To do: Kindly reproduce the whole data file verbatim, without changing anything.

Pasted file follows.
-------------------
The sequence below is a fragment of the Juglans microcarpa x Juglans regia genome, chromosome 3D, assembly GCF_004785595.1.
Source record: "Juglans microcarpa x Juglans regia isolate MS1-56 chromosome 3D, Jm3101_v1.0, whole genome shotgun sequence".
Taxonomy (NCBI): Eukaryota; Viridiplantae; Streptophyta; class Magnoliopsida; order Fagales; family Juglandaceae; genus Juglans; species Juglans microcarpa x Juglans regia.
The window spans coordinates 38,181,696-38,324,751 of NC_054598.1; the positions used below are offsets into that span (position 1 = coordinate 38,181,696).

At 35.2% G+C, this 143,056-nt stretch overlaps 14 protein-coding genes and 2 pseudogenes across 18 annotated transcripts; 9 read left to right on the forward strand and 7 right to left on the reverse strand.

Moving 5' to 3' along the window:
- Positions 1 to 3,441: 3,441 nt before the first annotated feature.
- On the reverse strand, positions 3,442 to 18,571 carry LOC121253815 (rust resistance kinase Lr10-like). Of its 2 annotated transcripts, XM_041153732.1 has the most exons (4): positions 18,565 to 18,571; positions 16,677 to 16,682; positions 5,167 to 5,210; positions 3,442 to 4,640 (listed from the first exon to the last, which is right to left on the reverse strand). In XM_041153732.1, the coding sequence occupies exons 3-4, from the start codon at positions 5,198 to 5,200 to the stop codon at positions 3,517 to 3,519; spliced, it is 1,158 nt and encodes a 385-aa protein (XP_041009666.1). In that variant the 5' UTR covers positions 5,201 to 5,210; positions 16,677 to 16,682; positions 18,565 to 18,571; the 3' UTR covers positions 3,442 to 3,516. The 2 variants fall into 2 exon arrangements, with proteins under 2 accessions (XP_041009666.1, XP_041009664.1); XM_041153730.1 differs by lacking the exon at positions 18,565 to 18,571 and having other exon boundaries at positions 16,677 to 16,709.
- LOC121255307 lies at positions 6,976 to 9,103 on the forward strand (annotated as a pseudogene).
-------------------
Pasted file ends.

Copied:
The sequence below is a fragment of the Juglans microcarpa x Juglans regia genome, chromosome 3D, assembly GCF_004785595.1.
Source record: "Juglans microcarpa x Juglans regia isolate MS1-56 chromosome 3D, Jm3101_v1.0, whole genome shotgun sequence".
Taxonomy (NCBI): Eukaryota; Viridiplantae; Streptophyta; class Magnoliopsida; order Fagales; family Juglandaceae; genus Juglans; species Juglans microcarpa x Juglans regia.
The window spans coordinates 38,181,696-38,324,751 of NC_054598.1; the positions used below are offsets into that span (position 1 = coordinate 38,181,696).

At 35.2% G+C, this 143,056-nt stretch overlaps 14 protein-coding genes and 2 pseudogenes across 18 annotated transcripts; 9 read left to right on the forward strand and 7 right to left on the reverse strand.

Moving 5' to 3' along the window:
- Positions 1 to 3,441: 3,441 nt before the first annotated feature.
- On the reverse strand, positions 3,442 to 18,571 carry LOC121253815 (rust resistance kinase Lr10-like). Of its 2 annotated transcripts, XM_041153732.1 has the most exons (4): positions 18,565 to 18,571; positions 16,677 to 16,682; positions 5,167 to 5,210; positions 3,442 to 4,640 (listed from the first exon to the last, which is right to left on the reverse strand). In XM_041153732.1, the coding sequence occupies exons 3-4, from the start codon at positions 5,198 to 5,200 to the stop codon at positions 3,517 to 3,519; spliced, it is 1,158 nt and encodes a 385-aa protein (XP_041009666.1). In that variant the 5' UTR covers positions 5,201 to 5,210; positions 16,677 to 16,682; positions 18,565 to 18,571; the 3' UTR covers positions 3,442 to 3,516. The 2 variants fall into 2 exon arrangements, with proteins under 2 accessions (XP_041009666.1, XP_041009664.1); XM_041153730.1 differs by lacking the exon at positions 18,565 to 18,571 and having other exon boundaries at positions 16,677 to 16,709.
- LOC121255307 lies at positions 6,976 to 9,103 on the forward strand (annotated as a pseudogene).